Ghana Provides Model for Democracy in W. Africa

  • Playlist
  • Download
  • Embed
    <iframe src="" width="100%" height="290" frameborder="0" scrolling="no" title="NPR embedded audio player">
  • Transcript

Sandwiched between tiny, troubled Togo and embattled Ivory Coast, Ghana is considered a model democracy — an oasis of peace and stability in turbulent West Africa. Ghana has had its share of problems since independence in 1957, but it has avoided the turmoil of its neighbors.


Sandwiched between tiny troubled Togo and embattled Ivory Coast, Ghana is considered something of a model democracy, an oasis of peace and stability in turbulent West Africa. The former Gold Coast was the first European colony in sub-Saharan African to become independent. That was in 1957. Ghana has had its share of problems, but it has avoided the turmoil of its neighbors. NPR's Ofeibea Quist-Arcton reports.

(Soundbite of car horn and people talking)


Dozens of people are in line waiting to cross into the Ghanaian border town of Aflao to escape the troubles in Togo. Togo's borders were closed for a week during last month's violence after the disputed presidential election but are now open. The scene is one of bedlam, women and children with their belongings bundled on their heads and in amongst them, 74-year-old Adu Sapinya(ph). She says she'll be safer in Ghana.

Ms. ADU SAPINYA (74 Years Old): I'm not happy in Togo. They are killing the persons, they are beating the boys and girls on the road. So I cannot be happy. I hear that Togo is free, I can come back. If it's not free, I will stay there in Ghana. That's where I'm going.

QUIST-ARCTON: Stability is something the authorities in Ghana's capital Accra are determined to maintain. Ghanaian President John Agyekum Kufour says his government is trying to champion conflict resolution in West Africa. He's just completed two successive mandates as the chairman of the regional community ECOWAS working to bring peace to unstable countries in the neighborhood.

President JOHN AJUKU KUFOUR (Ghana): Very wise adage: You see fire there, you have to rush buckets of water to put the fire out. Otherwise, might spread into your own house.

QUIST-ARCTON: In an interview at the presidential residence, Ghana's leader, who's begun his second and final four-year term allowed by the constitution, says his country was thriving.

Pres. KUFOUR: We are doing things right. We're governing by a constitution which is democratic. The rule of law is at work here. The economy is performing, so this is the place to come, Ghana.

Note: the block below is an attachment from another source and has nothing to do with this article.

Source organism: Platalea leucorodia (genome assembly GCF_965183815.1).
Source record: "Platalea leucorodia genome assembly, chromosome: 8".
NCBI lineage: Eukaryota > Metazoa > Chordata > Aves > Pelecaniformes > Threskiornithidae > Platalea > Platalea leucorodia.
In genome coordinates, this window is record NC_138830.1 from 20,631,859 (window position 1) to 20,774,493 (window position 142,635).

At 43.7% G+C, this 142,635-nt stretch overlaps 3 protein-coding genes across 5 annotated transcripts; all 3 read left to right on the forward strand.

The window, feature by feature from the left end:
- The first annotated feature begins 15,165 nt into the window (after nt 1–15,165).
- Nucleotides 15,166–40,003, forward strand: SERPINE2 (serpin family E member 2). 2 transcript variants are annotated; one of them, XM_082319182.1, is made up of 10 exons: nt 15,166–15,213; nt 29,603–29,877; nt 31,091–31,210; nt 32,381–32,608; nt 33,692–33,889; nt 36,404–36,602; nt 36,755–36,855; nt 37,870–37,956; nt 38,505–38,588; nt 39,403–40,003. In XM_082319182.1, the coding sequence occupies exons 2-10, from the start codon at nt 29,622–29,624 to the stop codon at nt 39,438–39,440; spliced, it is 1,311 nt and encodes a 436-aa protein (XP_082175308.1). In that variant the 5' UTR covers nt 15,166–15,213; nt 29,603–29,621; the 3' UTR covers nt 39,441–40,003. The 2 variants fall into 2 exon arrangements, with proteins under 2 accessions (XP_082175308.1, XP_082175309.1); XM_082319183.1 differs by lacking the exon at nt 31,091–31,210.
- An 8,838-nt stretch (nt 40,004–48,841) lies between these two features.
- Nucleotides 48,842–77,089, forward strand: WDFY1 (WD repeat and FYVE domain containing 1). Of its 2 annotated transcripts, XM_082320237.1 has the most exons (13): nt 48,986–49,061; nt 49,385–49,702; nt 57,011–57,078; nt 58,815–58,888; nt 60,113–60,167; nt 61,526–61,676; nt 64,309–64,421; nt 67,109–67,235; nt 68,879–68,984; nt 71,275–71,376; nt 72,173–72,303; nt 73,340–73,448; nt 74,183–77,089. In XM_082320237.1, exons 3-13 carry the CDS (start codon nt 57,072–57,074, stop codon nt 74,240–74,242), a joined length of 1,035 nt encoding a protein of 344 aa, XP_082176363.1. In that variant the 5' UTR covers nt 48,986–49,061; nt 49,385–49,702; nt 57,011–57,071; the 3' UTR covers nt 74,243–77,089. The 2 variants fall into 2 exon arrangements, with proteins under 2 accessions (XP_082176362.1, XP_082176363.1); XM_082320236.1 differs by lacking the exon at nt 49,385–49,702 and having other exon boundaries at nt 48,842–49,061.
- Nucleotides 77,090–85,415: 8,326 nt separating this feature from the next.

(Soundbite of people speaking foreign language)

QUIST-ARCTON: The Atlantic Ocean breeze blows over across bustling Thraha(ph) food market here in the coastal capital. Market women are wooing customers with mountains of giant snails, shrimp, crab and tasty papusheta chilis(ph) and other fresh produce. Observers say Ghana's cocoa and gold-based economy is growing steadily.

(Soundbite of a cow mooing)

QUIST-ARCTON: But with a population of 20 million, Ghana has its problems, says Kenneth Quartay(ph), a farmer outside Accra. The average Guanaian lives on about a dollar a day, and half of the national budget still comes from foreign aid. The price of gas has doubled recently, and power cuts and water shortages are not unusual. Quartay worries that if these fundamental challenges are not addressed, Ghana risks going the way of some of its neighbors in West Africa.

Mr. KENNETH QUARTAY (Farmer): The fact of the matter is, our population is growing. Our people are getting poorer and poorer. If we don't take the necessary steps to get Ghana moving, eventually, I mean, yes, we could degenerate to the levels of civil war, but I'm not that pessimistic.

(Soundbite of a bell ringing)

QUIST-ARCTON: About an hour west of Accra, Renee Neblett looks on as a young Gha cultural group rehearses a song and the energetic balago(ph) dance. This African-American from Boston, Massachusetts, moved to Ghana 10 years ago and established the Kokrobitey Institute. It's an Atlantic Ocean-front setting that mixes educational exchanges and Ghanaian culture, and it's the quality of life in Ghana that Renee Neblett says she values most.

Ms. RENEE NEBLETT (Kokrobitey Institute): I'm happy to be here. I always jokingly say I could be in a subway right now, but I'm not, you know. What else to say? I don't know.

QUIST-ARCTON: President John Kufour says he's not naive, but he hopes Ghana can help lead the region out of a downward spiral.

Pres. KUFOUR: We are Third World. We do not pretend otherwise, but we're determined to get out of it and to join the middle income. Ghana has proven to be a pacesetter.

MONTAGNE: That report from Ghana was sent by NPR's Ofeibea Quist-Arcton.

(Soundbite of music)

MONTAGNE: This is NPR News.

Copyright © 2005 NPR. All rights reserved. Visit our website terms of use and permissions pages at for further information.

NPR transcripts are created on a rush deadline by a contractor for NPR, and accuracy and availability may vary. This text may not be in its final form and may be updated or revised in the future. Please be aware that the authoritative record of NPR’s programming is the audio.



Please keep your community civil. All comments must follow the Community rules and terms of use, and will be moderated prior to posting. NPR reserves the right to use the comments we receive, in whole or in part, and to use the commenter's name and location, in any medium. See also the Terms of Use, Privacy Policy and Community FAQ.

NPR thanks our sponsors

Become an NPR sponsor

Support comes from